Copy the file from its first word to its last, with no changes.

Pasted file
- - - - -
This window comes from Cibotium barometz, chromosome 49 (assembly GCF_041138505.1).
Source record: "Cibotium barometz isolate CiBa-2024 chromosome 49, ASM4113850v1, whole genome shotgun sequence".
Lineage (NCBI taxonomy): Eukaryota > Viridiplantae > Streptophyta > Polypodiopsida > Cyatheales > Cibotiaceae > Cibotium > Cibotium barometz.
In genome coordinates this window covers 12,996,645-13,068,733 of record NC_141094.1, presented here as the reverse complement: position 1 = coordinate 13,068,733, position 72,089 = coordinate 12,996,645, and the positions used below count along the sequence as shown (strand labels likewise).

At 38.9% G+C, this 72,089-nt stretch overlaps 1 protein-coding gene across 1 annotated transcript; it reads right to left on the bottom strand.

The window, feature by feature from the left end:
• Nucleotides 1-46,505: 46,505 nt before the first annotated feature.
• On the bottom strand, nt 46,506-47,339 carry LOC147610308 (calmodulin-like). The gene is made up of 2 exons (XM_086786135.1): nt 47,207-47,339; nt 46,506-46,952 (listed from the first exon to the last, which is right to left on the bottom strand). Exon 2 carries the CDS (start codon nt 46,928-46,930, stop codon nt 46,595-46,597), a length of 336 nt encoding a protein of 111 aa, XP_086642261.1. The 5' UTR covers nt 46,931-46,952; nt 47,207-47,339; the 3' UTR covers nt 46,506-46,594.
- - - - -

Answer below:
This window comes from Cibotium barometz, chromosome 49 (assembly GCF_041138505.1).
Source record: "Cibotium barometz isolate CiBa-2024 chromosome 49, ASM4113850v1, whole genome shotgun sequence".
Lineage (NCBI taxonomy): Eukaryota > Viridiplantae > Streptophyta > Polypodiopsida > Cyatheales > Cibotiaceae > Cibotium > Cibotium barometz.
In genome coordinates this window covers 12,996,645-13,068,733 of record NC_141094.1, presented here as the reverse complement: position 1 = coordinate 13,068,733, position 72,089 = coordinate 12,996,645, and the positions used below count along the sequence as shown (strand labels likewise).

At 38.9% G+C, this 72,089-nt stretch overlaps 1 protein-coding gene across 1 annotated transcript; it reads right to left on the bottom strand.

The window, feature by feature from the left end:
• Nucleotides 1-46,505: 46,505 nt before the first annotated feature.
• On the bottom strand, nt 46,506-47,339 carry LOC147610308 (calmodulin-like). The gene is made up of 2 exons (XM_086786135.1): nt 47,207-47,339; nt 46,506-46,952 (listed from the first exon to the last, which is right to left on the bottom strand). Exon 2 carries the CDS (start codon nt 46,928-46,930, stop codon nt 46,595-46,597), a length of 336 nt encoding a protein of 111 aa, XP_086642261.1. The 5' UTR covers nt 46,931-46,952; nt 47,207-47,339; the 3' UTR covers nt 46,506-46,594.